It’s tempting to just say “don’t do that”, i.e. don’t confuse students by teaching multiple levels at once! But I think the situation actually presents a great opportunity. In the “real world”, one seldom has the luxury of thinking on only one level at a time. Being able to explicitly switch between levels, and keep multiple levels straight, is an important real-world skill. I think the real solution is to explicitly teach students to think on multiple levels of abstraction: that is, be explicit about the fact that there are multiple levels, and teach them to consider carefully at each point which level they are thinking on, and why. I plan to do this in the spring and will report back on how it goes!

Posted in teaching | Tagged , , , | 8 Comments

Combinatorial species definition

Continuing from my previous post, recall that the goal of species is to have a unified theory of containers with labeled1 locations. So, how do we actually specify such things (leaving aside for the moment the question of how we compute with them)?

We might imagine specifying them by:

  • using any arbitrary set to represent some family of labeled structures (e.g. the set of labeled binary tree structures, the set of labeled list structures, …), together with
  • a function that takes a structure and computes its set of labels.

On the face of it this seems quite natural (at least, it does to me). However, it works better to instead use a function from sets of labels to the subset of all structures containing precisely those labels.

In my experience teaching people about species, this often seems to be a source of confusion—it seems “backwards”. More generally, when thinking about a set B indexed by some other set A (in this case, structures indexed by their sets of labels), one might think to model this by a function B \to A (which tells us the index), but it actually works better to model it by a function A \to B, which takes each “index” to the set of all things indexed by it.2 Hopefully as we work through the rest of the definition you’ll get a sense for why it works better this way. For now, I think the best advice is don’t assign computational significance to these functions from labels to structures. Just think of them as a convenient technical device to keep track of shapes indexed by labels.

In any case, the first half of the definition is:

  • A species F is a mapping from sets of labels to sets of structures.

(I deliberately chose the word mapping instead of function to emphasize, again, that we don’t particularly want to assign it computational significance.) Of course, the fact that a species takes sets “of labels” as input and outputs sets “of structures” doesn’t matter; any sets will do, so we might as well just say that a species maps sets to sets. We write F[U] for the species F applied to a set of labels U, and call F[U] the set of “F-structures with labels drawn from U”, or simply “F-structures on U”, or even (when U is clear from context) just “F-structures”.

So far, however, this is rather uninteresting, and moreover it fails to adequately capture our intuition for what “structures” are. Intuitively, the labels are incidental, just like the variable names used in lambda terms are incidental: we must use them to be able to distinguish locations, but the precise objects we use as labels really “shouldn’t matter”. That is, given two sets of labels of the same size, we ought to have “the same” family of structures indexed by each. Of course they can’t be literally the same, because they have different labels! But they should be the same “up to relabeling”. We want to rule out the ability to have two same-size sets of labels indexing wildly different sets of structures: a species shouldn’t be able to “look at” the individual labels in order to “decide” what sort of structures to produce, just like a polymorphic type in Haskell can’t “look at” its type argument. The major difference is that species are allowed to “look at” the size of the label set.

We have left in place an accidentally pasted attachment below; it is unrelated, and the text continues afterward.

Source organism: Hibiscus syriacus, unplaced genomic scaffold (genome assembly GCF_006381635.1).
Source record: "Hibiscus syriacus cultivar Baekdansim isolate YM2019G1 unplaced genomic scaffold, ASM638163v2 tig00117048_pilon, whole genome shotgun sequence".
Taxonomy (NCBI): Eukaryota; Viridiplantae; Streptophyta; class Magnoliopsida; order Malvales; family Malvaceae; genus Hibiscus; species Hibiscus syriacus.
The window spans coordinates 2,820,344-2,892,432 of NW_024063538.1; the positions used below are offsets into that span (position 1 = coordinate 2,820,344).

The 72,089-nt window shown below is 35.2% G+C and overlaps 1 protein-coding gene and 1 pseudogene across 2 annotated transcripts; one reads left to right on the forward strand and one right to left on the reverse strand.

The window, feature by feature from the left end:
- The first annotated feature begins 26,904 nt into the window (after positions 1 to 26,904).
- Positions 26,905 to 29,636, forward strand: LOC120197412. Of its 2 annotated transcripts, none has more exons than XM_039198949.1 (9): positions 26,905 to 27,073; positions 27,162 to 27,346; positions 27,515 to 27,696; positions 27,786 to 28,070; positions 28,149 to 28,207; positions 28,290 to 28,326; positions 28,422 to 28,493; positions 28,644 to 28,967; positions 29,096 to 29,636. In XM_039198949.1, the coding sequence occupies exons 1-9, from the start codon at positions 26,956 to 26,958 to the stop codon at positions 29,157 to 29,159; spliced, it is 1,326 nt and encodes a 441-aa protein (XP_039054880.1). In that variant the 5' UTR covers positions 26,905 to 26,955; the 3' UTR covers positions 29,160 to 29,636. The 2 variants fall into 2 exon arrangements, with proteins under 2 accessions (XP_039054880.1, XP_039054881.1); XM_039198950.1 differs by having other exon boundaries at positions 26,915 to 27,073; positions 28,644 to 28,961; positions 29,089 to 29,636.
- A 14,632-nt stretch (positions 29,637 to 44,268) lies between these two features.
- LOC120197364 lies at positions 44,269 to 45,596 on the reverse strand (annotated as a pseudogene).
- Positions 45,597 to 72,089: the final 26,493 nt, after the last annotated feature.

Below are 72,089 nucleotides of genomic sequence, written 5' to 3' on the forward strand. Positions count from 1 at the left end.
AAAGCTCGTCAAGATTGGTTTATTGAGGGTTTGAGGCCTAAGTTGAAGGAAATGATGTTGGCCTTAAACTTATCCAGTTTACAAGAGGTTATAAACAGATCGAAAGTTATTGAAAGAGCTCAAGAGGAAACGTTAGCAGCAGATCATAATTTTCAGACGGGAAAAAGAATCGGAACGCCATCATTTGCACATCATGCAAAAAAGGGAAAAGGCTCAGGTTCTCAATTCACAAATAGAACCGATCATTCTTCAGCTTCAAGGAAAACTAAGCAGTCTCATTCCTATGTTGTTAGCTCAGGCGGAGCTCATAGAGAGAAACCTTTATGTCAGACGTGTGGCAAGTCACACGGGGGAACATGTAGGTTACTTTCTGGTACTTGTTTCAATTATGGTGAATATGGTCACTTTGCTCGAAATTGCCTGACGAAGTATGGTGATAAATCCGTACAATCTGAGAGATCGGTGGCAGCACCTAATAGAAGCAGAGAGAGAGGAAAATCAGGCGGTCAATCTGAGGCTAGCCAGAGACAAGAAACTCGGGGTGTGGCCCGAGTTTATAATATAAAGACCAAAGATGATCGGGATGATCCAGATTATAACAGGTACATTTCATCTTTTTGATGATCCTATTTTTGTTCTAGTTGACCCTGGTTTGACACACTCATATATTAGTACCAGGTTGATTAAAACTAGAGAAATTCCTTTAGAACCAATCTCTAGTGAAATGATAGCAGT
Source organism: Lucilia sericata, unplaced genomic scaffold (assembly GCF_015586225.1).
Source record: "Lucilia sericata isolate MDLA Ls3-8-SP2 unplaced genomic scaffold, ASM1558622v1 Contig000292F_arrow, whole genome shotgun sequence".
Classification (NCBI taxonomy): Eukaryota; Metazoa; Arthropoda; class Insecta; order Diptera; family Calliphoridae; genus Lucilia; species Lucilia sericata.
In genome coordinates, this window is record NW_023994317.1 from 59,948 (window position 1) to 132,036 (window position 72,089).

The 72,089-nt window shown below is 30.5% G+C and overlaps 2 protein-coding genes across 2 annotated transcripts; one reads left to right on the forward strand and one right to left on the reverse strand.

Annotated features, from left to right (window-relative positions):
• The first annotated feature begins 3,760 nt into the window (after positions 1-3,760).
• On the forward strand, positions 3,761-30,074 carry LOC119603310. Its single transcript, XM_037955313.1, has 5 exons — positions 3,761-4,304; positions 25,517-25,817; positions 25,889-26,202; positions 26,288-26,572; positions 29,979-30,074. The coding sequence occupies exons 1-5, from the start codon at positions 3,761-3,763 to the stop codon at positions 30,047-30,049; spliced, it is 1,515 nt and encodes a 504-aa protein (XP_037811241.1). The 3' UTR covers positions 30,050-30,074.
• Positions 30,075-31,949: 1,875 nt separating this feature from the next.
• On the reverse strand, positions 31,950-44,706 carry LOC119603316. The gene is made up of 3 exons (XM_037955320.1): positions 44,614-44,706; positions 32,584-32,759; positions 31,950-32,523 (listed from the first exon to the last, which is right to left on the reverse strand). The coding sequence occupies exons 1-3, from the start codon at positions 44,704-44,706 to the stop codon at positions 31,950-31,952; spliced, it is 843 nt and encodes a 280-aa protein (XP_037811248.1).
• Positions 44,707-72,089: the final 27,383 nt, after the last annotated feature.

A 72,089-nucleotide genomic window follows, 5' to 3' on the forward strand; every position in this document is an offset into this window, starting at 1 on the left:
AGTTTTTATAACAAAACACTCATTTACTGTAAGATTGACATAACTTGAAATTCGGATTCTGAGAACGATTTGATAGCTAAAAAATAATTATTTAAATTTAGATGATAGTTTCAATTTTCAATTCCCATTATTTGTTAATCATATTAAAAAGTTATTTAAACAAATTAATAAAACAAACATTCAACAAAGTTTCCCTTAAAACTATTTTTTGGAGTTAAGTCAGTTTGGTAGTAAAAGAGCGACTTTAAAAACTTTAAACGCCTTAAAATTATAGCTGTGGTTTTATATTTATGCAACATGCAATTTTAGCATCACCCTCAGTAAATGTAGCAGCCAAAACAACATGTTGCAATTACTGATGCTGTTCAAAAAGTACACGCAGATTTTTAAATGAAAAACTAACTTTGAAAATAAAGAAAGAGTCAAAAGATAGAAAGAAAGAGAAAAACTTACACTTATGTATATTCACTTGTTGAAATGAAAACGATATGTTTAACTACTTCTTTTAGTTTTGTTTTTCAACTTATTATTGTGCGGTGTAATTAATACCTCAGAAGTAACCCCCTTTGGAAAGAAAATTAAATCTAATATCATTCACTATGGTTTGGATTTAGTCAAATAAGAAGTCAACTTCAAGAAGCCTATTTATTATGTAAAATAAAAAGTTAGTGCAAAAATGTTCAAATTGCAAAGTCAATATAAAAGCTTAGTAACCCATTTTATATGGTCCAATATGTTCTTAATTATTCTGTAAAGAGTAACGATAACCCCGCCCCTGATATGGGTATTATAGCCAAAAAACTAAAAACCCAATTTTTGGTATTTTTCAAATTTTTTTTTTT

Making this intuition precise is the clever part, and is really the pivotal point around which the whole theory revolves. Here’s how we do it. We don’t work with sizes of label sets directly; instead we work with bijections between label sets. (Of course, if there is a bijection between two finite sets then they are necessarily the same size.)

Given two label sets U and V which are related by the bijection \sigma (sometimes referred to as a relabeling), there must be a relationship between F[U] and F[V]—in particular they must also be in bijection. Here, then, is the second part of the definition:

  • Given a bijection \sigma : U \leftrightarrow V, a species F must also “lift” \sigma to a bijection F[\sigma] : F[U] \leftrightarrow F[V].

(Note that we’re recycling notation here, using F[-] for the action of species on both label sets and bijections.) However, this still isn’t quite enough: we don’t want F[\sigma] to be just any bijection between F[U] and F[V]. It really should be the specific bijection that “applies” \sigma to the labels contained within the structures in F[U]. For example, it would be weird if the identity relabeling, when lifted through F, resulted in some nontrivial reshuffling of the structures in F[U]. It would also be strange if F didn’t respect composition, that is, if there were some \sigma, \tau such that F[\sigma] \circ F[\tau] \neq F[\sigma \circ \tau], since intuitively “applying \tau then applying \sigma” ought to be the same as “applying (\sigma \circ \tau)”. So we add these as conditions: